Types of FII

A country's capital markets play an important role in generating wealth. Millions of small investors utilise the capital markets to save and develop assets for their aims. However, contrary to common belief, capital markets do not just attract domestic investment. 

Every year, international investors spend billions of dollars in India's capital markets. Foreign capital is vital to the Indian economy. Foreign capital inflows serve to stabilise currency rates and contribute to the growth of nations with limited resources. Every country categorises foreign money according to the function it performs. Let’s understand types of FII in this article.

What is FII?

A Foreign Institutional Investor (FII) is an investor or investment fund registered in a nation other than the one in which it invests. These investors are usually major institutions like pension funds, mutual funds, insurance companies, and endowments that invest in a country's securities and other financial assets.

FIIs are noted for their massive sums of money and their capacity to influence markets through big trades. They are viewed as contributing to international capital flow, and nations frequently seek them out for the foreign investment they bring into the domestic market, which can aid in the development of a country's financial markets.

Open Demat Account

Table of Content

  1. What is FII?
  2. Types of FII
  3. Top 5 FII Investors In India

Types of FII

FIIs include hedge funds, pension funds, mutual funds, investment banks, insurance firms, sovereign wealth funds, and endowment-supporting organisations. Here are the types of foreign institutional investors in detail:

Hedge Funds

Hedge funds are specialised investment funds that use aggressive tactics to maximise profits, often carrying higher risks. They operate under less oversight and use methods like leverage, short selling, and trading complex financial products. They seek high returns, often exceeding market indices. However, their aggressive strategies can lead to substantial risks, making them suitable for experienced investors. High-income individuals typically invest in these funds, requiring large initial investments.

Pension Funds

Pension funds are investment pools that collect and invest contributions from workers to provide retirement income. They focus on long-term, stable growth, ensuring a secure financial future for retirees. They invest conservatively in assets like bonds and stocks to minimise risk and ensure fund solvency. They aim for stable returns, capital preservation, and steady income generation. Employees contribute part of their salary to pension funds.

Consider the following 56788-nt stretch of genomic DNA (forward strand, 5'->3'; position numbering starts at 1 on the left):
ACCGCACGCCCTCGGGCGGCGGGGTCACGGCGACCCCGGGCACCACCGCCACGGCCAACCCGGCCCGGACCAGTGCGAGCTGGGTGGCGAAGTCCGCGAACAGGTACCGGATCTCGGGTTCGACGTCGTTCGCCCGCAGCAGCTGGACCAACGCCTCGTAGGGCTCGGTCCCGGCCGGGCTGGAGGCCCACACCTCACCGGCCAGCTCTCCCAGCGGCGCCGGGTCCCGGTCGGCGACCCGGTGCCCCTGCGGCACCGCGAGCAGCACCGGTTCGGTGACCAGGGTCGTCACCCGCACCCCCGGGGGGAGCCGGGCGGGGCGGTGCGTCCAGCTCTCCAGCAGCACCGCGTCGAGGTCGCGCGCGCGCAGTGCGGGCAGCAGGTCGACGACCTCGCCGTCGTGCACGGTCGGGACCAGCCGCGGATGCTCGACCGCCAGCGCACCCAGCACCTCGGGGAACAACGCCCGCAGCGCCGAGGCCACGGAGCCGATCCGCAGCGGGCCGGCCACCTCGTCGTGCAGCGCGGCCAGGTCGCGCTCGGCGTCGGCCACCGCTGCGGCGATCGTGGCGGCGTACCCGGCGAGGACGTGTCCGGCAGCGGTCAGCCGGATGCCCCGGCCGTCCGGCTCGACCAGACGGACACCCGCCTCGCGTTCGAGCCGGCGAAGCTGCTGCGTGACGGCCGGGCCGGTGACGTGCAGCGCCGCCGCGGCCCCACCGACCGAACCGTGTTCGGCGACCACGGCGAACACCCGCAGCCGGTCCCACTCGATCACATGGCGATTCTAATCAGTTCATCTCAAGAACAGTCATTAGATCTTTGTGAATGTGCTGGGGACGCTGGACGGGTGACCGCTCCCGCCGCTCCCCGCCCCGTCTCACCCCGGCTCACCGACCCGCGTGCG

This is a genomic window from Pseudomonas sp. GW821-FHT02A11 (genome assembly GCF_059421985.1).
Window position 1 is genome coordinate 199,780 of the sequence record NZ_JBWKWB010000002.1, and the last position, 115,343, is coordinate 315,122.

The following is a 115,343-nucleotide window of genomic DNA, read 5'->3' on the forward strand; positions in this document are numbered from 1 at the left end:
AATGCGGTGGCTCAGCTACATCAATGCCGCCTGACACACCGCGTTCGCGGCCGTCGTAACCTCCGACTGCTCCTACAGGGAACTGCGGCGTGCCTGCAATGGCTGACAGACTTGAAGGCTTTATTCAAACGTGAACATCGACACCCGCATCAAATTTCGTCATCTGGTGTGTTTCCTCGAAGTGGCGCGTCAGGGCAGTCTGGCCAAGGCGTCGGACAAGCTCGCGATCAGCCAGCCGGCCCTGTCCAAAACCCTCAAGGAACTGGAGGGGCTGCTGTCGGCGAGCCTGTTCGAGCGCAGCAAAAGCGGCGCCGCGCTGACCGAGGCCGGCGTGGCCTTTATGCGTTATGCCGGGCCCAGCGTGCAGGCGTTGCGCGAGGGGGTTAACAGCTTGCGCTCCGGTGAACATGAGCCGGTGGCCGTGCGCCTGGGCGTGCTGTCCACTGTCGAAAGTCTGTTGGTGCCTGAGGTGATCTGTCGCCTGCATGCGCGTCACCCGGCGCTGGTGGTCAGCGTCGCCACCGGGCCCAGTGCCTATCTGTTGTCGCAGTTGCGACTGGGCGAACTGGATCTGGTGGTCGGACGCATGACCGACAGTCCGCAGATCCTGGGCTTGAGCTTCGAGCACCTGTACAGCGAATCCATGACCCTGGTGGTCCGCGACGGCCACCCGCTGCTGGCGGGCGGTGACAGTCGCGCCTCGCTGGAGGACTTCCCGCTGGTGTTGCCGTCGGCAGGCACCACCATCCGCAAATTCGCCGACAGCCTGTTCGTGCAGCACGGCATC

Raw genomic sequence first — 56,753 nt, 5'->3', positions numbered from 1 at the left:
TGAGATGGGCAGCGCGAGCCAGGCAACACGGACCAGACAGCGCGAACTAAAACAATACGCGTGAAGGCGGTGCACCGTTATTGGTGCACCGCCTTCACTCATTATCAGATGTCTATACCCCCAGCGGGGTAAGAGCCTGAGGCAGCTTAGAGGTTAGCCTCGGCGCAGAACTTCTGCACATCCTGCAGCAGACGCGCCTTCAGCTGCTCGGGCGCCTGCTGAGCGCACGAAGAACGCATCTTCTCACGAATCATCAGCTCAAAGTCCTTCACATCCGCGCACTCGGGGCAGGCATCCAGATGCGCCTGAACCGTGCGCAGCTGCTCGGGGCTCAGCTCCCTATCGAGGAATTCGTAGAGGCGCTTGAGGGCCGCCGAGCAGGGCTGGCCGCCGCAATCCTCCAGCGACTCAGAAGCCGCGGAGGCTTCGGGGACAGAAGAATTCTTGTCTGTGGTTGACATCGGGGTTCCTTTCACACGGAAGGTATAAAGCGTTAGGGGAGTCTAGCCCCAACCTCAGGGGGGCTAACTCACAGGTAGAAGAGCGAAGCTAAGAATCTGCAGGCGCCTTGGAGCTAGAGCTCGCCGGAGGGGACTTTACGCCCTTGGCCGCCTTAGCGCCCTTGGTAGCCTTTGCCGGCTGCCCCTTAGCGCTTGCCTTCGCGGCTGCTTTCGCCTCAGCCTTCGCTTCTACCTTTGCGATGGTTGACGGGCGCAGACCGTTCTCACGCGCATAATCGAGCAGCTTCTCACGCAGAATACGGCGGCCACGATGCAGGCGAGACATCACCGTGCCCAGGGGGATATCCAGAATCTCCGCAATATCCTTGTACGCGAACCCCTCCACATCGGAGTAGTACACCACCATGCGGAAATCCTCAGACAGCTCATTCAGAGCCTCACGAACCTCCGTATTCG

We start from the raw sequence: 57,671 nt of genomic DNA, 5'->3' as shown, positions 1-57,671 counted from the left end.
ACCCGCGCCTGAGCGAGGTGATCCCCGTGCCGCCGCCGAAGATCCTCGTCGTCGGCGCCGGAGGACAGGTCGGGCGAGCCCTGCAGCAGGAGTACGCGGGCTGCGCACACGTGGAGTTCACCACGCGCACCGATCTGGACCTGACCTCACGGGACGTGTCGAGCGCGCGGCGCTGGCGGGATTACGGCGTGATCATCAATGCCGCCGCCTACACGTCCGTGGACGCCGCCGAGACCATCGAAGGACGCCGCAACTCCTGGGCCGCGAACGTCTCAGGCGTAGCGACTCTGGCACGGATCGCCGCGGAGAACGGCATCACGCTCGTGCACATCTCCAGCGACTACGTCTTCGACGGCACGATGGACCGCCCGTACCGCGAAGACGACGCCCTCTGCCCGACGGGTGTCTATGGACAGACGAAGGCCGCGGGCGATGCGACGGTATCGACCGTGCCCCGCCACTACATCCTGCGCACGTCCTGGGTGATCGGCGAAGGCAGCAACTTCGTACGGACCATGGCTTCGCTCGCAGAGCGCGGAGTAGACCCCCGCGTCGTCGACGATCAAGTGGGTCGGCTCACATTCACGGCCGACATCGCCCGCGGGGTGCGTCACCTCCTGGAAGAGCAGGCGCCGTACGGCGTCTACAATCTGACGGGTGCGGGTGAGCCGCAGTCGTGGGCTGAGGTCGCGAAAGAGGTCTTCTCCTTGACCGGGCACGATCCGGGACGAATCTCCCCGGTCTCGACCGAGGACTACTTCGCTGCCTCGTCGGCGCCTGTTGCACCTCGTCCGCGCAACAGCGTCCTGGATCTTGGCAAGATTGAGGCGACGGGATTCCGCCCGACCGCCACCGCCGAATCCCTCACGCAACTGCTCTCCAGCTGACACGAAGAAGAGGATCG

Mutual Funds

Mutual funds are investment vehicles that pool money from multiple investors to buy a diversified portfolio of stocks, bonds, or securities. Managed by financial professionals, they aim to provide good returns and diversify resources, reducing risk. Their strategies range from conservative income-focused to aggressive growth-oriented.

Investment Banks

Investment banks are financial institutions that specialise in large, complex transactions, offering services like trading securities and providing advice on mergers and acquisitions. They play a crucial role in financial markets by helping companies go public through IPOs, managing mergers, and advising on acquisitions. They invest in securities and manage money for clients, helping companies grow and making the market work efficiently.

Insurance Companies

Insurance companies collect premiums from policyholders and invest them to cover future claims. They spread investments across various assets to ensure sufficient liquid assets for policyholders and financial responsibilities. Their strategies balance the need to pay claims with profit, maintaining customer trust. Insurance premiums are invested by the company, with some products allowing direct investment.